Cartel regulation—Argentina—Q&A guide
Cartel regulation—Argentina—Q&A guide

The following Corporate Crime practice note provides comprehensive and up to date legal information covering:

  • Cartel regulation—Argentina—Q&A guide
  • 1. What is the relevant legislation?
  • 2. Which authority investigates cartel matters? Is there a separate prosecution authority? Are cartel matters adjudicated or determined by the enforcement agency, a separate tribunal or the courts?
  • 3. Have there been any recent changes, or proposals for change, to the regime?
  • 4. What is the substantive law on cartels in the jurisdiction?
  • 5. To what extent are joint ventures and strategic alliances potentially subject to the cartel laws?
  • 6. Does the law apply to individuals, corporations and other entities?
  • 7. Does the regime apply to conduct that takes place outside the jurisdiction (including indirect sales into the jurisdiction)? If so, on what jurisdictional basis?
  • 8. Is there an exemption or defence for conduct that only affects customers or other parties outside the jurisdiction?
  • 9. Are there any industry-specific infringements? Are there any industry-specific defences or exemptions?
  • More...

Cartel regulation—Argentina—Q&A guide

This Practice Note contains a jurisdiction-specific Q&A guide to cartel regulation in Argentina published as part of the Lexology Getting the Deal Through series by Law Business Research (published: February 2021).

Authors: Marval O'Farrell Mairal—Miguel del Pino; Santiago del Río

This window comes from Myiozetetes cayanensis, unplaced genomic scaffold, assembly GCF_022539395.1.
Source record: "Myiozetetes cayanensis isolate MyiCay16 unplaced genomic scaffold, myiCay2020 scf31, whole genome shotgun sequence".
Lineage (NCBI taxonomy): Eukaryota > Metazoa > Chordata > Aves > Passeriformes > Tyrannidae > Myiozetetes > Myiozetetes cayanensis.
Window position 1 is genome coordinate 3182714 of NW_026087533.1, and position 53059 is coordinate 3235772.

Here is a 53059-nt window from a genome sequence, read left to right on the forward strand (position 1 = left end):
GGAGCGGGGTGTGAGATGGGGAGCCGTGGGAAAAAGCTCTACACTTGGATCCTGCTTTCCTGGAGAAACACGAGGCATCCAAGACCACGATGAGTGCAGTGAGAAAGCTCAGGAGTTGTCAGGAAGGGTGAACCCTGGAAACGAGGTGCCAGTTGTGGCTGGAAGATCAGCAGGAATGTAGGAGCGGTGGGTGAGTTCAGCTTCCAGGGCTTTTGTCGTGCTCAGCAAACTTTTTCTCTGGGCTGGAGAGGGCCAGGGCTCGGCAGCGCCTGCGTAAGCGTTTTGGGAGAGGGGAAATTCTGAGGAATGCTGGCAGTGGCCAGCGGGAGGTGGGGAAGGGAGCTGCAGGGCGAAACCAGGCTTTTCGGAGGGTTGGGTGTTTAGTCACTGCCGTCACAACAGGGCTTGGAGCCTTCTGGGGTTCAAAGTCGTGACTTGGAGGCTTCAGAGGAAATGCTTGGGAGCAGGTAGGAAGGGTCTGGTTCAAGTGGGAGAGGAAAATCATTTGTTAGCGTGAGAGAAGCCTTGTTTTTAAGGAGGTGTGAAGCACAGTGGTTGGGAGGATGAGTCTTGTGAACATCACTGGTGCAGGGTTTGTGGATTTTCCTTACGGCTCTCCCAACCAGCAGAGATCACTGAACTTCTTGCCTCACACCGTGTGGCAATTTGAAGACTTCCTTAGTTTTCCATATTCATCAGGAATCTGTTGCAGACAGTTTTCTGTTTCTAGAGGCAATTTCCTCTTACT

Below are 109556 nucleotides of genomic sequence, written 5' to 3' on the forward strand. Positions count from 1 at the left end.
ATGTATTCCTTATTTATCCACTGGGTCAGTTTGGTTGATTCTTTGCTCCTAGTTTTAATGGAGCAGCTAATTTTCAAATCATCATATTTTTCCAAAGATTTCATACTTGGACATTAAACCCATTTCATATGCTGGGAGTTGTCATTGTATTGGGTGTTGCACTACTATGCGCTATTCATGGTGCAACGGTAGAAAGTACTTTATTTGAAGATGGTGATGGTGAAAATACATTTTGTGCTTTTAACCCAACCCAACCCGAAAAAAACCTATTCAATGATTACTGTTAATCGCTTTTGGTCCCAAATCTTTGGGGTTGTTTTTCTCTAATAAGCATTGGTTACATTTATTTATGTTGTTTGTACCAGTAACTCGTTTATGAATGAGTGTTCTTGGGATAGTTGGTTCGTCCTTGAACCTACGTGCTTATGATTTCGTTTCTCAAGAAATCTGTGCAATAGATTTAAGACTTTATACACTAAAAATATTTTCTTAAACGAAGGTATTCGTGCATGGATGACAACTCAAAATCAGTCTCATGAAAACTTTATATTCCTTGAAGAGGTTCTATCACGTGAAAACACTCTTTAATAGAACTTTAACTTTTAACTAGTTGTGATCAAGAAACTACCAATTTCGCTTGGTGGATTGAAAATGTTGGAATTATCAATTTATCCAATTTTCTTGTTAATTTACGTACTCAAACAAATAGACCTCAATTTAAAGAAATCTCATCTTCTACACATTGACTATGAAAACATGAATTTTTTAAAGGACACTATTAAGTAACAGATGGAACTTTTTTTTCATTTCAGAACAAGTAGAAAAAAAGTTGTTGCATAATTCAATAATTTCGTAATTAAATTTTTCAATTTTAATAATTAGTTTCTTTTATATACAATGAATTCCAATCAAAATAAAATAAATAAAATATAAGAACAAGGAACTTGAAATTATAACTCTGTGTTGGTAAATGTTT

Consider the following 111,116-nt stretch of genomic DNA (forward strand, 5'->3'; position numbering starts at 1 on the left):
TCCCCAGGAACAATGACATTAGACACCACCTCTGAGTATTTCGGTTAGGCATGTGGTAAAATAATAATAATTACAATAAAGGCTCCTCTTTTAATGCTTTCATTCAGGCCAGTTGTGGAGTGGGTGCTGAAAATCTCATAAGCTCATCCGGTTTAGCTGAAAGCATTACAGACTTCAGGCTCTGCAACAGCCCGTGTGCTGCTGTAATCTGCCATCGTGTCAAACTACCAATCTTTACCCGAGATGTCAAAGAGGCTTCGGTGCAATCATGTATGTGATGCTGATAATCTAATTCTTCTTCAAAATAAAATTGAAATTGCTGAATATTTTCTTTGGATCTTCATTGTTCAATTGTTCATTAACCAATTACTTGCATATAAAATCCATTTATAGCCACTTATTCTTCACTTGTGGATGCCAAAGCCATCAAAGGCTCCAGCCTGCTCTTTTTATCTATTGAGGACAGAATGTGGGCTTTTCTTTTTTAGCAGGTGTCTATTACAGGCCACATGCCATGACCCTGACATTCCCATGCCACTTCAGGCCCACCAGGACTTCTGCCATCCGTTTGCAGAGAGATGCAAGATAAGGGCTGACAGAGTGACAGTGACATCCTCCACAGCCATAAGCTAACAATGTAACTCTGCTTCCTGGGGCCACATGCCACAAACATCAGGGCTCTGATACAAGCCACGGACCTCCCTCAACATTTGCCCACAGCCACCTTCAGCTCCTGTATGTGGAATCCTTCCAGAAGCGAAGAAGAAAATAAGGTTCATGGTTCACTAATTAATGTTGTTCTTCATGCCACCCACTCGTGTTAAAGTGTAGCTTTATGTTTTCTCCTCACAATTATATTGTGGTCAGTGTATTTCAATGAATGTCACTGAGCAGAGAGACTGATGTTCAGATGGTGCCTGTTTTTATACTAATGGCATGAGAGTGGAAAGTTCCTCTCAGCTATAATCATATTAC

1. What is the relevant legislation?

The relevant legislation for cartel prosecution is set out in Antitrust Law No. 27,442 (the Antitrust Law) enacted on 24 May 2018. Anticompetitive conduct is also regulated by Decree No. 480/2018 (the Decree) and Resolution No. 359/2018 of the Secretary of Domestic Trade.

2. Which authority investigates cartel matters? Is there a separate prosecution authority? Are cartel matters adjudicated or determined by the enforcement agency, a separate tribunal or the courts?

The Antitrust Commission is the enforcement agency responsible for prosecuting anticompetitive conduct and issuing recommendations to the Secretary of Trade, the ultimate ruling body. For this guide, all references to the Antitrust Commission will encompass the Secretary of Trade, unless expressly stated.

The Antitrust Law created a new antitrust authority, the National Competition Authority, a decentralised and separate body within the Executive Branch. However, the existing double-tier system comprising the Antitrust Commission and the Secretary of Trade will remain in force until the appointment of the members of the new antitrust authority, which will include three divisions:

  1. the Antitrust Tribunal;

  2. the Anticompetitive Conduct Secretariat; and

  3. the Merger Control Secretariat.

3. Have there

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